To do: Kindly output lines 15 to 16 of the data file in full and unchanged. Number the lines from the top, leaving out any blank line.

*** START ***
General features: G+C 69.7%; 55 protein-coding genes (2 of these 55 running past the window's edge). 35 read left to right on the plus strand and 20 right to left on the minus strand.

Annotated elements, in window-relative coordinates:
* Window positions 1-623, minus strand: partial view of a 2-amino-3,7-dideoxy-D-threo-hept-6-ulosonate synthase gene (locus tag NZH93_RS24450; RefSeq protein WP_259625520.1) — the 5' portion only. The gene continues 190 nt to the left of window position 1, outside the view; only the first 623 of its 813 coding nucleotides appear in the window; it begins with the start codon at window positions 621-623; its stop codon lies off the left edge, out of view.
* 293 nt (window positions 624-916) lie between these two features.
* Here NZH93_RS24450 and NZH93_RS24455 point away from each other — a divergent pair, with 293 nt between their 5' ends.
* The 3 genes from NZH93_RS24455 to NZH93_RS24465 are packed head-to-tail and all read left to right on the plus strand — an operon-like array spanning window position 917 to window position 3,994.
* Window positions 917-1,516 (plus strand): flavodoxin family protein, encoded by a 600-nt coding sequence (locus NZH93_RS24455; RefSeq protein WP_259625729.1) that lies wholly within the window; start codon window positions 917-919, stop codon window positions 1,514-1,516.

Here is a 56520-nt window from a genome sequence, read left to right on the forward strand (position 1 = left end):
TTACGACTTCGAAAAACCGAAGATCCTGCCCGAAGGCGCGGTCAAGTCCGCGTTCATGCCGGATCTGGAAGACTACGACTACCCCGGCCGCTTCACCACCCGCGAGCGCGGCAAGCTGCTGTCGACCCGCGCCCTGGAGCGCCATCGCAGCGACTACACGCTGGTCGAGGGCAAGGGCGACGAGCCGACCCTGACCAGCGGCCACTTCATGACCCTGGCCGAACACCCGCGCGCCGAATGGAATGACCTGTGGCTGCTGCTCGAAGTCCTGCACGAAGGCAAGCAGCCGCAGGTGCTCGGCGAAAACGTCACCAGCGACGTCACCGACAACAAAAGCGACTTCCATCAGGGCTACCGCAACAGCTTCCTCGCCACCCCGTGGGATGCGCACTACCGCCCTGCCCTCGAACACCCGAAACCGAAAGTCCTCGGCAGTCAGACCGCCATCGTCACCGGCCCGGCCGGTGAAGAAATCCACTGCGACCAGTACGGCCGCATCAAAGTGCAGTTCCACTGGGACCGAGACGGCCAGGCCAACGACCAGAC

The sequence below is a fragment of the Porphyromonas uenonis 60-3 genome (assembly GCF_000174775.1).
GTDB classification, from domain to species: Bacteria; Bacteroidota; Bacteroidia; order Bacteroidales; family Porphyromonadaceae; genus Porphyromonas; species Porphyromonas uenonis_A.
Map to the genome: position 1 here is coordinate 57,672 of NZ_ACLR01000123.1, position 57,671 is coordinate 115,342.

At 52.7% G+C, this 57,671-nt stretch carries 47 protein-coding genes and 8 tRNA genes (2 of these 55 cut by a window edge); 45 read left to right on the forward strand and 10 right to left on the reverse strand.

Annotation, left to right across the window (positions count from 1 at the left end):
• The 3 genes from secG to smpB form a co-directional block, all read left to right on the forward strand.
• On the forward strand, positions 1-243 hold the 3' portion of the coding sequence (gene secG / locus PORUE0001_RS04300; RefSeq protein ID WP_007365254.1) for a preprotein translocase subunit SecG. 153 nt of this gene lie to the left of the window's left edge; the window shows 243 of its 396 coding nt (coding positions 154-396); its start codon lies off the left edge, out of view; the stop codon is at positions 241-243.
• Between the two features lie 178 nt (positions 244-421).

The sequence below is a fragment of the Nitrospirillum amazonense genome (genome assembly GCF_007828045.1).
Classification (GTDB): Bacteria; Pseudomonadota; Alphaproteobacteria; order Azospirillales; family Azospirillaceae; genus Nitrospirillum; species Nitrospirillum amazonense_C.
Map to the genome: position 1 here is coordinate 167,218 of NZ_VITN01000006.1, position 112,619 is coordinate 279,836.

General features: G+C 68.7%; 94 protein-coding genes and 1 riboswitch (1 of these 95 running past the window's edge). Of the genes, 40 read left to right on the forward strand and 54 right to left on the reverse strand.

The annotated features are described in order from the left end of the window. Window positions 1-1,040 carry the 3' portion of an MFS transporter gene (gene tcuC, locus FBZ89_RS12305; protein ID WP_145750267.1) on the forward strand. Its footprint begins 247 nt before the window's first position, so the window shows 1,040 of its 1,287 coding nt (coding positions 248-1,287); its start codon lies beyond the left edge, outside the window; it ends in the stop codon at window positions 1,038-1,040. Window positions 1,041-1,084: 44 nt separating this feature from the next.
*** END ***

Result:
• The 3 genes from secG to smpB form a co-directional block, all read left to right on the forward strand.
• On the forward strand, positions 1-243 hold the 3' portion of the coding sequence (gene secG / locus PORUE0001_RS04300; RefSeq protein ID WP_007365254.1) for a preprotein translocase subunit SecG. 153 nt of this gene lie to the left of the window's left edge; the window shows 243 of its 396 coding nt (coding positions 154-396); its start codon lies off the left edge, out of view; the stop codon is at positions 241-243.